5. Gabriel Nassif- $343,200
French born Gabriel “Yellowhat” Nassif could be seen as a master of cards. Experiencing success with both Professional Magic and the World Series of Poker, his successes have been many and varied. Known for his particularly aggressive style, Nassif’s 2001-2009 career has had a solid amount of success including a 2004 player of the year award, but he also has the dubious honor of losing the most Pro Tour Finals than any other Magic player currently on record. While he seems to have left the Magic pro tournament scene, his professional poker career has skyrocketed, giving him a net worth of well over $1 Million.
4. Paulo Vitor Damo da Rosa – $352,250
The first South American Hall of Fame Magic player, Paulo Vitor Damo da Rosa is also the youngest player to get to 300 Lifetime Pro Points. His career started in his home town of Porto Alegre, Brazil, where a Grand Prix tournament was held in 2005. Ever since, Paulo has gone on to tie for the most Top 8 Finishes of all time, alongside fellow Magic star Kai Budde. Having entered the Hall of Fame in 2012, Paulo was often considered a quickly rising star in terms of tournament stats, and besides a somewhat stale performance in 2007, has mostly lived up to such a reputation.
3. Kai Budde – $381,225
The rightly named German Juggernaut, Kai Budde seemed invincible for most of his Pro Magic career. Never placing below 6th from his debut in 1998 until 2002, Kai won a total of 16 tournaments out of the 24 he attended during that time. He also has the rare honor of having been able to design a card (Voidmage Prodigy) as a result of winning the 2001 Cape Town Invitational. Being the Player of the year from 1998-1999’s season until the end of the 2003 season, he was also inducted into the Hall of Fame in 2007, taking an overwhelming amount of the vote. Having not attended any professional matches since 2011, it is uncertain of the German Juggernaut will make a Pro Circuit return to Magic anytime soon.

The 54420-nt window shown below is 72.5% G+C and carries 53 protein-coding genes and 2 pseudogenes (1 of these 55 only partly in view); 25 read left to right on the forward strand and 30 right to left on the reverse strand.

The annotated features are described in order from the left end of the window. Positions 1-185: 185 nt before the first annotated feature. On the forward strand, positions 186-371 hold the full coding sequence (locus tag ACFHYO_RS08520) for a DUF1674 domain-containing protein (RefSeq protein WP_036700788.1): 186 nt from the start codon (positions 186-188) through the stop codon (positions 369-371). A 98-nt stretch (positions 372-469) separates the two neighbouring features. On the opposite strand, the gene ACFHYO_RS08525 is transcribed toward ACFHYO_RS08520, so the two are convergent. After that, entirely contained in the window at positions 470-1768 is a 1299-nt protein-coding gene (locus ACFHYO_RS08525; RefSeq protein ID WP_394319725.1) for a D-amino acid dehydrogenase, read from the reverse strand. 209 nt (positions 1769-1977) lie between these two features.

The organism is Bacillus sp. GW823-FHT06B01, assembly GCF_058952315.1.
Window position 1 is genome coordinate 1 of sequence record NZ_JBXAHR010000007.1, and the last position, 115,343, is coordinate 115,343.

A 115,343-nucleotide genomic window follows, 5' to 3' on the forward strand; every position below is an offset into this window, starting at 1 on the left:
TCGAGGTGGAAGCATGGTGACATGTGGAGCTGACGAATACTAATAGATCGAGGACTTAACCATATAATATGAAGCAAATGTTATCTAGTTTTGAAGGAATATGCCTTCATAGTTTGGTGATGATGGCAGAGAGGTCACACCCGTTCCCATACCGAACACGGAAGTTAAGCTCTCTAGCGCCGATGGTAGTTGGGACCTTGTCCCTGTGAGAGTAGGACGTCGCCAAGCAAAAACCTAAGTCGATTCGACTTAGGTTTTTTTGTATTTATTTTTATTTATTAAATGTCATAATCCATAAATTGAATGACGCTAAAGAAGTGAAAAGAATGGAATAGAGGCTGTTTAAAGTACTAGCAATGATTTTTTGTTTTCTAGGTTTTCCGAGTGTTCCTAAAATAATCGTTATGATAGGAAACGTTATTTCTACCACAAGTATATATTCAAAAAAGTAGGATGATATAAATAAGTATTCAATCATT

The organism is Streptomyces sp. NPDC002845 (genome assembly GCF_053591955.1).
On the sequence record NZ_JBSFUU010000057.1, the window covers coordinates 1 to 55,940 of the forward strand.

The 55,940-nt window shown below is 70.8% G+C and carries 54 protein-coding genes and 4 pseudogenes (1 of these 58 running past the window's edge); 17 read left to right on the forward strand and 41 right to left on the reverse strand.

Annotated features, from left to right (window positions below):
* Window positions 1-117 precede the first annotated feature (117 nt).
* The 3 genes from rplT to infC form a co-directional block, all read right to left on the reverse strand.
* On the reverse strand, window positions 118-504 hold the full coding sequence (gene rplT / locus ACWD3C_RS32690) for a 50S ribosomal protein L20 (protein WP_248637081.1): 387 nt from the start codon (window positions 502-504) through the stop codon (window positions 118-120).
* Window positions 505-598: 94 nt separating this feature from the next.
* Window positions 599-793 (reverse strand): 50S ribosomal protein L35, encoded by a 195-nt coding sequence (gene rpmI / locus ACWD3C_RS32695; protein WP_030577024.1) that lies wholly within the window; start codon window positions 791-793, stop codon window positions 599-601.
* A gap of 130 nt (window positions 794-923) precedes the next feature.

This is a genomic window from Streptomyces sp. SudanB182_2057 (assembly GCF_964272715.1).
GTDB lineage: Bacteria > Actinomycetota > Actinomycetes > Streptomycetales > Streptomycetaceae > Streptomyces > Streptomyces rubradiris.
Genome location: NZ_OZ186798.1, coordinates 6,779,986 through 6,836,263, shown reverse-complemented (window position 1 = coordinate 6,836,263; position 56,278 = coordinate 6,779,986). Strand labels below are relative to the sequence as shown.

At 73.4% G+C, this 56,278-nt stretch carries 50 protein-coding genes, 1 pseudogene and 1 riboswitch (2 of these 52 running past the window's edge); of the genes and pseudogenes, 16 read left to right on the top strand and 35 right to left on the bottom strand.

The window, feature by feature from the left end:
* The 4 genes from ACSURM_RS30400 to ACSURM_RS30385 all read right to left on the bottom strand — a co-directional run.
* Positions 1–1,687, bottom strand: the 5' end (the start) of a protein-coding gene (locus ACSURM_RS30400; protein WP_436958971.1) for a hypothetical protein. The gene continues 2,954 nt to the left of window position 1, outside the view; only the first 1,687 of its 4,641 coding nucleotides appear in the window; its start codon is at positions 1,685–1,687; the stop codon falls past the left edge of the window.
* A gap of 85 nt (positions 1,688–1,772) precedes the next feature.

2. Shuhei Nakamura – $386,000
Japanese born and raised, Shuhei “Snowmaster” Nakamura is the second of the second generation of Japanese players to make the list, as well as being runner up as the best Magic player to date. Despite having a respectable second place position in the Kobe Grand Prix in 2001, Nakamura did not gain popular attention until the 2005 Columbus tournament where he gained yet another second place finish. Despite having quite the habit of making it to the number 2 position, he would eventually be tied for the most Grand Prix wins with Kai Budde and Yuuya Watanabe. He would also gain the title of Pro Player of the year in 2008, and enter the Hall of Fame in 2011. Nakamura is often considered one of the best Limited Format players, having both of his initial tournament wins in the Coldsnap Limited formats (hence the nickname, “Snowmaster”). As of 2016, Shuhei has maintained respectable positions in tournaments, most recently finishing 5th in the Atlanta leg of the Pro Tour in February.
1. Jon Finkel – $409,300
Topping off our list of the top 10 Magic players is perhaps also the most publicly visible, Jon Finkel. New York born and raised, FInkle got his pro start in the 1996 Seattle World Tournament and quickly became the most decorated player in the history of the game. Despite being active as a player for over 25 tournaments, Finkel has yet to place below the top 8 in any major competition. He was also the first ever inductee into the Magic Hall of Fame, and still holds the highest positive percentage in terms of votes for entry to that title. He, like Kai Budde has also been allowed to create a card for Magic, Shadowmage Infiltrator. Outside of Magic, Finkel has also gained a reputation as a Poker player and Blackjack counter, and holds a job as a hedge fund manager for the Landscape Capital Management company. He is also among the very few Magic players of have a biography written of them (Johnny Magic and the Card Shark Kids), as well as having an expose article on him for his OkCupid account not mentioning he was a Magic player; This subsequently gained him the support of big names such as Felicia Day and Sara Jean Underwood, both being self-professed geeks.